A team of three dog handlers with their two spaniels, Thorn and Scout, and black Labrador, Spud, have been searching for signs of stoats across all terrain, high and low in the islands of Hoy, Walls and Graemsay. Their efforts focused on the most likely areas for a stoat to live, such as moorland and coast.
The dog teams are part of the Orkney Native Wildlife Project (ONWP) . No signs of stoat were found from these sweeps of the targeted areas.
Chris Bell, ONWP Biosecurity Officer, said:
“This is truly fabulous news, and we are very proud to have accomplished it. We certainly couldn’t have achieved this mammoth task without the incredible support of everyone on Hoy, Walls and Graemsay. We are so grateful for the warm welcome we received and valuable community co-operation.”
The islands are the first in Orkney to implement their own specific island biosecurity plan in a collaboration between project and island community to protect the area from the invasive non-native stoats.
The islands have a rich native wildlife on the islands which the ONWP say would be badly affected should stoats arrive from Mainland, the largest of Orkney’s islands.
Long Term Strategy
Crucial to the long-term strategy to help protect islands from a stoat arriving is establishing plans with the individual island communities. These biosecurity plans set out what checks and strategies will be in place to help keep their islands stoat-free. The Graemsay, Hoy and Walls Community Council were the first of ONWP’s island partners to approve their specific biosecurity plan, and which is now fully operational.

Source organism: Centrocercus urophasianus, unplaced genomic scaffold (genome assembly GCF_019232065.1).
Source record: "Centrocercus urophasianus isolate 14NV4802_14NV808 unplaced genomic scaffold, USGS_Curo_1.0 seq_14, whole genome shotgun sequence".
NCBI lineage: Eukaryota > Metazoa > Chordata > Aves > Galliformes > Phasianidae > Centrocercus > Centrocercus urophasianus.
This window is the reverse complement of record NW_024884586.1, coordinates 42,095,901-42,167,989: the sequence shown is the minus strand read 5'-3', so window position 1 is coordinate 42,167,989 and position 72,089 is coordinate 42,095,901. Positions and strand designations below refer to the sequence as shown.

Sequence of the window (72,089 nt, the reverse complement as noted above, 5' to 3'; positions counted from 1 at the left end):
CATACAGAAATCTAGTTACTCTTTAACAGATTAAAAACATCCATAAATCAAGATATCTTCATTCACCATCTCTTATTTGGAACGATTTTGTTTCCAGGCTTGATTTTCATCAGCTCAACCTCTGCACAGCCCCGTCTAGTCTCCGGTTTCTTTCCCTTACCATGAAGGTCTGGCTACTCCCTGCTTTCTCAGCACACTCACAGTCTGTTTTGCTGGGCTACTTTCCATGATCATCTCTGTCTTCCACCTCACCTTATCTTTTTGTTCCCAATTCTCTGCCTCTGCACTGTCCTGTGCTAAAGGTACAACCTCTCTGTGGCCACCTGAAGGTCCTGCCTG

Grace Robertson of Littlewards Farm, Hoy and member of Graemsay Hoy & Walls Community Council said:
“We were looking to the future at the Hoy community council. The threat of stoats reaching Hoy had given us a wakeup call and as a farmer I know we must work on both sides of the fence to ensure our island is protected.
“Working with the project gives us a sense of security and we know we can approach them and have the reassurance that what we are doing together works. All the people concerned are very proactive, constructive and on the ball. They are very dedicated and do the job in a professional manner chipping away in the background. They deserve a round of applause!”
The checks by Europe’s first stoat detection conservation dogs confirm the absence of stoats that the project’s other monitoring methods (monitoring tunnels, coastal trapping network and trail cameras) have also shown.
Crucial to the stoat monitoring effort is also any public reports from the high-risk islands within stoat swimming distance of Mainland.
Chris Bell added:
“We value any reports from folk who think they have seen a stoat. It can be difficult to identify any animal when moving fast, seen from a distance, or disappearing into bushes, but we believe it is better to be safe than be sorry. If anyone on the islands think they have seen a stoat then please let us know immediately.”
Visit the website www.orkneynativewildlife.org for more information.